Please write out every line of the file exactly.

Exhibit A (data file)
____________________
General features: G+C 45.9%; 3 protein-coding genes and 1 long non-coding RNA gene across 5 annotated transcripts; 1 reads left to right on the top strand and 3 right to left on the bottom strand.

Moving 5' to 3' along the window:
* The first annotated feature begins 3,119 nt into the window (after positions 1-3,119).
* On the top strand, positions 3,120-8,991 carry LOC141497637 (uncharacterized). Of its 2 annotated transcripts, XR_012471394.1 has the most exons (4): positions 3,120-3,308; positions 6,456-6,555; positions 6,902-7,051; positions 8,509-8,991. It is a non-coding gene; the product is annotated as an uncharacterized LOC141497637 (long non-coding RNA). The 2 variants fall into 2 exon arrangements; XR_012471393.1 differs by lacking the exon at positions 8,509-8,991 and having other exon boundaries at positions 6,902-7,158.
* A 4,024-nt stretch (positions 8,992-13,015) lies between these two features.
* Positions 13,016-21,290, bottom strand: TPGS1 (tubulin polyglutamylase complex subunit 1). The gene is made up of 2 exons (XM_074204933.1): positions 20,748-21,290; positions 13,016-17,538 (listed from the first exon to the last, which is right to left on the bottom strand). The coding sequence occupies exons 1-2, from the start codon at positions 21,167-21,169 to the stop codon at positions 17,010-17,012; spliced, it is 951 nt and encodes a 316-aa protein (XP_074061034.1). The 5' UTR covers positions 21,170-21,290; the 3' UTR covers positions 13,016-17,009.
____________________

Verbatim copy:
General features: G+C 45.9%; 3 protein-coding genes and 1 long non-coding RNA gene across 5 annotated transcripts; 1 reads left to right on the top strand and 3 right to left on the bottom strand.

Moving 5' to 3' along the window:
* The first annotated feature begins 3,119 nt into the window (after positions 1-3,119).
* On the top strand, positions 3,120-8,991 carry LOC141497637 (uncharacterized). Of its 2 annotated transcripts, XR_012471394.1 has the most exons (4): positions 3,120-3,308; positions 6,456-6,555; positions 6,902-7,051; positions 8,509-8,991. It is a non-coding gene; the product is annotated as an uncharacterized LOC141497637 (long non-coding RNA). The 2 variants fall into 2 exon arrangements; XR_012471393.1 differs by lacking the exon at positions 8,509-8,991 and having other exon boundaries at positions 6,902-7,158.
* A 4,024-nt stretch (positions 8,992-13,015) lies between these two features.
* Positions 13,016-21,290, bottom strand: TPGS1 (tubulin polyglutamylase complex subunit 1). The gene is made up of 2 exons (XM_074204933.1): positions 20,748-21,290; positions 13,016-17,538 (listed from the first exon to the last, which is right to left on the bottom strand). The coding sequence occupies exons 1-2, from the start codon at positions 21,167-21,169 to the stop codon at positions 17,010-17,012; spliced, it is 951 nt and encodes a 316-aa protein (XP_074061034.1). The 5' UTR covers positions 21,170-21,290; the 3' UTR covers positions 13,016-17,009.